Monday, July 11, 2016

"Labor Supply"

John D MacDonald’s relatively brief interest in writing science fiction began and ended in the earliest years of his career. If we focus on the stories that appeared in the science fiction pulps and digests of the late 1940’s and early 1950’s we can spot his entry point in February of 1948 (“Cosmetics”) followed by nine more stories that year. The following two years saw the publication of 30 science fiction tales before tailing off in 1951 (seven) and 1952 (two). By 1953 he could manage only one story, his last in the digests, before ending the relationship altogether. And although he continued to write science fiction sporadically throughout the balance of his career, he never returned to the magazines that concentrated on this form of fiction.

Ironically, his last story, “Labor Supply,” was his first to appear in The Magazine of Fantasy and Science Fiction, a relatively new title that had published its first issue in 1949. The brainchild of editors J Francis McComas and Anthony Boucher, F&SF (as it is typically referred to) sought to raise the bar on the literary quality of science fiction. As Brian Stableford put it in The Encyclopedia of Science Fiction (1979), “It’s editors abandoned the standards of pulp fiction and asked for sf and fantasy that was well-written and stylish, up to the literary standards of the slick magazines which had shaped American short-story writing between the wars.” Toward this end they abandoned story art and double columns, and concentrated on the short story as opposed to the novellas and serialized novels that were the standard fare of the pulps. Some truly great science fiction and fantasy appeared on the pages of F&SF over the years, including early versions of Walter Miller’s A Canticle for Leibowitz, Daniel Keyes Flowers for Algernon, and Robert Heinlein’s Starship Troopers, published in the magazine as “Starship Soldier”. The issue where “Labor Supply” was published (May 1953) included two short story classics: Boucher’s “Snelbug” (a reprint) and Ward Moore’s “Lot,” which, along with its sequel “Lot’s Daughter” served as the uncredited inspiration for the 1962 cult film Panic in the Year Zero.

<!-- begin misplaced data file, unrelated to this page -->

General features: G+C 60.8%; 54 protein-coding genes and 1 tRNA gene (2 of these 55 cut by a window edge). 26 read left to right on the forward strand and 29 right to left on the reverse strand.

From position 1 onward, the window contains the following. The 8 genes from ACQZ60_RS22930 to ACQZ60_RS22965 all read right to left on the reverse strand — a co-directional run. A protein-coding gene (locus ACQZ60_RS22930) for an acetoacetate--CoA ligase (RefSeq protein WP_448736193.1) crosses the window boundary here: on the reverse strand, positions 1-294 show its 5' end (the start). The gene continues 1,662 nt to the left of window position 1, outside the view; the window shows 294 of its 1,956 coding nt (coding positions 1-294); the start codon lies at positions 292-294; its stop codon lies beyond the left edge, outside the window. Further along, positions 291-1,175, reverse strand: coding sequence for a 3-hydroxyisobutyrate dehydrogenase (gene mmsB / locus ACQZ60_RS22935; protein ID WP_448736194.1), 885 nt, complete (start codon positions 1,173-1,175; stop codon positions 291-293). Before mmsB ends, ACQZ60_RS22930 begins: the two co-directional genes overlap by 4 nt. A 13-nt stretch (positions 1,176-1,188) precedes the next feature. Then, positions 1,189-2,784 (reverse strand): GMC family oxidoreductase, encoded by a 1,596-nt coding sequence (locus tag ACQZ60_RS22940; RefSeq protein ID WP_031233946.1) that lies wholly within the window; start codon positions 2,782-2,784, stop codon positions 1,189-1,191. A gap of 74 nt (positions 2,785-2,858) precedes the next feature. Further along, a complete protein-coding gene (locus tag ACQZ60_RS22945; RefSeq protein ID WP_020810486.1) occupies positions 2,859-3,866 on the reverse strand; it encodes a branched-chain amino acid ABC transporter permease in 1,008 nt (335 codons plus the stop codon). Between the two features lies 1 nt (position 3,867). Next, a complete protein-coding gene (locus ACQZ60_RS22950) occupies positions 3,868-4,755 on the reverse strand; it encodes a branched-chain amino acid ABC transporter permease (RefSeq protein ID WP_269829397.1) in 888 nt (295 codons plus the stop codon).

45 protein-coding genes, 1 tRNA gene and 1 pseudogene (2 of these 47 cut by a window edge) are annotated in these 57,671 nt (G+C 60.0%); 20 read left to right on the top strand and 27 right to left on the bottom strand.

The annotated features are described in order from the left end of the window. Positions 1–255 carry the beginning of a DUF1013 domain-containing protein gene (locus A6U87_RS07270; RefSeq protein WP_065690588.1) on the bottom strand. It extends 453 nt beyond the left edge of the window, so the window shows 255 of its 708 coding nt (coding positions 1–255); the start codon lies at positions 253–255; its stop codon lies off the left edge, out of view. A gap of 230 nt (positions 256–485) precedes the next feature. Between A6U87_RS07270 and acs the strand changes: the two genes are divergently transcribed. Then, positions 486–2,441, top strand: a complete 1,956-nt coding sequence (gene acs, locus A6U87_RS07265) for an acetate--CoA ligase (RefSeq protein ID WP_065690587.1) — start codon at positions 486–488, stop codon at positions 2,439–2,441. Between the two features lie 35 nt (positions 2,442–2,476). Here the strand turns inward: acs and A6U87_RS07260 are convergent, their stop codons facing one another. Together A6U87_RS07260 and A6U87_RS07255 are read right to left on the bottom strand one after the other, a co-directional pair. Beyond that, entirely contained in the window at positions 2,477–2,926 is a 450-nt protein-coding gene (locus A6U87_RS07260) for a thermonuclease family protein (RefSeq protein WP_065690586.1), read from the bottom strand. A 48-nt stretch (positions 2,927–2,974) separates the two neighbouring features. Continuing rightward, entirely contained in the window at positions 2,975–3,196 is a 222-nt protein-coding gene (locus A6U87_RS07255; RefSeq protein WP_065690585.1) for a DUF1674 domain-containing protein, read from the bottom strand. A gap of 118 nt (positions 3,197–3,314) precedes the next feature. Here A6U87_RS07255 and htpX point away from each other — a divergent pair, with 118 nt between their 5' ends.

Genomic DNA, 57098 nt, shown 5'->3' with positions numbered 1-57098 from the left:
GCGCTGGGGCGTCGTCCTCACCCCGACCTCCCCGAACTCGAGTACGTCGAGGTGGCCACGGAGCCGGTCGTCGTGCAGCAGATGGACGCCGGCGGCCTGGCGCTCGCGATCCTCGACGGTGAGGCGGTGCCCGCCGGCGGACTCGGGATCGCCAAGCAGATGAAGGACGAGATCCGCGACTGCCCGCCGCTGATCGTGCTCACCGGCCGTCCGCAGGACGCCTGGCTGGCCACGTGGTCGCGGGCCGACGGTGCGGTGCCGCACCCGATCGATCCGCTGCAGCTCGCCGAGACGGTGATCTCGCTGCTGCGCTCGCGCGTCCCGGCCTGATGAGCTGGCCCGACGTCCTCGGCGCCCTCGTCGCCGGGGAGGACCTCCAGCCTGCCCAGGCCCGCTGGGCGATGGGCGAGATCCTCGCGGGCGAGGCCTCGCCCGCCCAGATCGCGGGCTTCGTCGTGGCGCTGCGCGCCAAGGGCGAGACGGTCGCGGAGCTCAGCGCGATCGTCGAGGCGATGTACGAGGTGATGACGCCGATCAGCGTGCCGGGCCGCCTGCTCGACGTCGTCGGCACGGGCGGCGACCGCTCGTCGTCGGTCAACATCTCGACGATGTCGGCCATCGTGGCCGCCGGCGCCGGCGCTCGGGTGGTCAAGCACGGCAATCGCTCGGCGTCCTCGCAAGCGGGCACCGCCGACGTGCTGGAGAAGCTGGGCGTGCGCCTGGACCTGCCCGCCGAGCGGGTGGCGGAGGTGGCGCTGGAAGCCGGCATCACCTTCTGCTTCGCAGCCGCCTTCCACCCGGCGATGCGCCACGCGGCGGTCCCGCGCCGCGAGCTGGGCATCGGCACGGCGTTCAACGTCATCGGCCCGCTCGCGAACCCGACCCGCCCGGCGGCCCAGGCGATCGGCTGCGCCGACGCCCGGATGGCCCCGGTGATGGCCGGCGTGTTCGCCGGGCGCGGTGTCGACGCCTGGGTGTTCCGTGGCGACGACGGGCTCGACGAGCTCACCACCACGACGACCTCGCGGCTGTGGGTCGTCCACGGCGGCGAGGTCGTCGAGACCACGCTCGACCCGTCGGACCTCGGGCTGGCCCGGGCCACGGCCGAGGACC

Another trait of the magazine was its frequent use of “light and humorous material,” and one can certainly classify “Labor Supply” as one of those types of stories. More fantasy than science fiction, its subject matter includes dreams, psychology, telepathy and, quite possibly, life in another dimension, written in a breezy and  informal style the author employed frequently when he was being only half-serious.

"Labor Supply" opens in the psychiatric offices of a Dr. Vrees, who is seeing a pair of patients with an unusual problem. Robert Smith and Ruth Jones are engaged to be married. Both are specimens of good health: Robert is six-foot-four, "muscled like a stereotype picture of a Viking," well off financially with above average intelligence. His fiancee Ruth is equally robust, beautiful and "built on the same heroic scale... at least six feet tall, and proud of it, moving like a ship under a full head of sail." They are here because, every night, they have been dreaming the same dream. But not just any dream.